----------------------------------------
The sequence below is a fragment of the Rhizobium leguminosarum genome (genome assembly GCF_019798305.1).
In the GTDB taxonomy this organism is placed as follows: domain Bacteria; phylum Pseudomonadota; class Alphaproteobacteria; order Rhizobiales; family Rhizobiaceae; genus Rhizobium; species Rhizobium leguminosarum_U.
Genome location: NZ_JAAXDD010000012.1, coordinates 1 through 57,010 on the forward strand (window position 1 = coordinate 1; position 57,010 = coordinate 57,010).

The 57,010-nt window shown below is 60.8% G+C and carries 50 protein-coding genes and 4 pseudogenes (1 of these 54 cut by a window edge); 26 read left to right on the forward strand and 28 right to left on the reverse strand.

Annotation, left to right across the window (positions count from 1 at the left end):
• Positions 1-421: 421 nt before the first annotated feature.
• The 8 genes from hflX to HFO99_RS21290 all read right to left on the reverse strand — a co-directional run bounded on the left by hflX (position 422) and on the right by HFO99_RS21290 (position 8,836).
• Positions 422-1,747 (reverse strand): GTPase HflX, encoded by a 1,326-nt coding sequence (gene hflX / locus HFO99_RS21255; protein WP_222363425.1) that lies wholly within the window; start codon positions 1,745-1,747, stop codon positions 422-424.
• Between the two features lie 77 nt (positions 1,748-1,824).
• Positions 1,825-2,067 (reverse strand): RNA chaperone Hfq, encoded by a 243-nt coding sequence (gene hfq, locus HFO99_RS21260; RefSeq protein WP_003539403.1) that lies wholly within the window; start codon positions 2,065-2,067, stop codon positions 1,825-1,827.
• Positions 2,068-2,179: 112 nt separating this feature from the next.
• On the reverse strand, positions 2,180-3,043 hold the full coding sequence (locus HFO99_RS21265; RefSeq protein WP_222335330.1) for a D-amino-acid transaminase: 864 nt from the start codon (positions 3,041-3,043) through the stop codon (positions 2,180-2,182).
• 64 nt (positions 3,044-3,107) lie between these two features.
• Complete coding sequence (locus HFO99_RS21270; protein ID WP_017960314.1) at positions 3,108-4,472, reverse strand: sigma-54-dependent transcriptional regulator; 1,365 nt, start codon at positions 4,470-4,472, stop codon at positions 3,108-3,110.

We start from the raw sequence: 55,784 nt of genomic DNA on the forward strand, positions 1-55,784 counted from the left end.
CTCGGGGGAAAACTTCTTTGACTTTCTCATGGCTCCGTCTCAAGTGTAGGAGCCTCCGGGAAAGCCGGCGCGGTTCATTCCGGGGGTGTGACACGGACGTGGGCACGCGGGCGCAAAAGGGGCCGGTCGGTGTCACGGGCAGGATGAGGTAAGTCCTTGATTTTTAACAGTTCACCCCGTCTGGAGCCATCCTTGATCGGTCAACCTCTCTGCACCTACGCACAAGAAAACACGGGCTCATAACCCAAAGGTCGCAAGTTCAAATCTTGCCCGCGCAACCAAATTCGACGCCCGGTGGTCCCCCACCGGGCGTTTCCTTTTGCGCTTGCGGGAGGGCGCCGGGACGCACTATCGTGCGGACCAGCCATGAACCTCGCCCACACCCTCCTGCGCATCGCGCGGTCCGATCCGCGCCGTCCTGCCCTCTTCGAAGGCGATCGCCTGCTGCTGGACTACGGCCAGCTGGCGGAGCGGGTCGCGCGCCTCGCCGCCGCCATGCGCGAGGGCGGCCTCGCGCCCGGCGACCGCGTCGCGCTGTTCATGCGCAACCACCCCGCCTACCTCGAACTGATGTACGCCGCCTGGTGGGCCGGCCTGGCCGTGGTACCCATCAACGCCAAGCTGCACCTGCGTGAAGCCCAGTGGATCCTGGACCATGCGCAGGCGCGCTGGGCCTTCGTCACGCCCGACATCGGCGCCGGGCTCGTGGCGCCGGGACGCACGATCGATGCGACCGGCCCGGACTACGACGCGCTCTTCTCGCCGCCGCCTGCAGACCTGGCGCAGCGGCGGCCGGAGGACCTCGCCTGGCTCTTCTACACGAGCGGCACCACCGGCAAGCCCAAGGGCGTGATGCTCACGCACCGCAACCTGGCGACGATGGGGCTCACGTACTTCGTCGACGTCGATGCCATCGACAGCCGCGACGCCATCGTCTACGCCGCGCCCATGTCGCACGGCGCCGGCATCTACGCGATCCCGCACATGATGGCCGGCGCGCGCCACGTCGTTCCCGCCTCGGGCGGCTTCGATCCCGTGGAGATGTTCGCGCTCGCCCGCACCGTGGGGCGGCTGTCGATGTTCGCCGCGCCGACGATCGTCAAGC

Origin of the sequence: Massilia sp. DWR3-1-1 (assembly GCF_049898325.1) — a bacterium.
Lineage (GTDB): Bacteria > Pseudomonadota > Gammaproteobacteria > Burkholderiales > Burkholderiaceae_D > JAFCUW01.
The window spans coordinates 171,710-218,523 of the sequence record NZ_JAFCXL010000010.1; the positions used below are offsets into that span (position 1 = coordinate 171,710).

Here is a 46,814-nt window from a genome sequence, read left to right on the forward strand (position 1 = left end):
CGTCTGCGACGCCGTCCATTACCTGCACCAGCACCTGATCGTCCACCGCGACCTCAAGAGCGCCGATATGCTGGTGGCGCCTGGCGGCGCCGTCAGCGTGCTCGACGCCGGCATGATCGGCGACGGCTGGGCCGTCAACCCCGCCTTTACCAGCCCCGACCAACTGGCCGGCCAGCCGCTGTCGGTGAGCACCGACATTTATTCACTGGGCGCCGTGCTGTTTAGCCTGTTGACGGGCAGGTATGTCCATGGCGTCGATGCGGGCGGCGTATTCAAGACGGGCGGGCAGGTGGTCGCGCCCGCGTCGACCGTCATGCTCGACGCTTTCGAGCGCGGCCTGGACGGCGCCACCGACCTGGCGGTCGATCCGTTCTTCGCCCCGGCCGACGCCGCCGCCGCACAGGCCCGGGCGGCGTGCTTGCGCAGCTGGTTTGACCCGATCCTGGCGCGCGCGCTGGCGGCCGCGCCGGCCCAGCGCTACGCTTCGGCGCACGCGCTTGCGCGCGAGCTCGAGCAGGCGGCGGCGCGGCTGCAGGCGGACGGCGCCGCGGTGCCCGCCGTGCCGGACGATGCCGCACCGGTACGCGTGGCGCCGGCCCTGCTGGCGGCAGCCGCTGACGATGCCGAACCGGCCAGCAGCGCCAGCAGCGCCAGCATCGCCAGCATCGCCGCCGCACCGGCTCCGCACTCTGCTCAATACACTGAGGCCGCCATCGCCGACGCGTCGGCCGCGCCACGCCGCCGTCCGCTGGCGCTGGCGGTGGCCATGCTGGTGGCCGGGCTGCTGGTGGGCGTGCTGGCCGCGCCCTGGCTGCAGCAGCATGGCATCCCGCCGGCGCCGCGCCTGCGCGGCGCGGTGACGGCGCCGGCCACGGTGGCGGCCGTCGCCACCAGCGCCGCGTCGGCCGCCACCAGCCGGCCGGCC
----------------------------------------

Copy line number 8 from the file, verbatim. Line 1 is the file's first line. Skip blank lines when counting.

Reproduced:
• Positions 422-1,747 (reverse strand): GTPase HflX, encoded by a 1,326-nt coding sequence (gene hflX / locus HFO99_RS21255; protein WP_222363425.1) that lies wholly within the window; start codon positions 1,745-1,747, stop codon positions 422-424.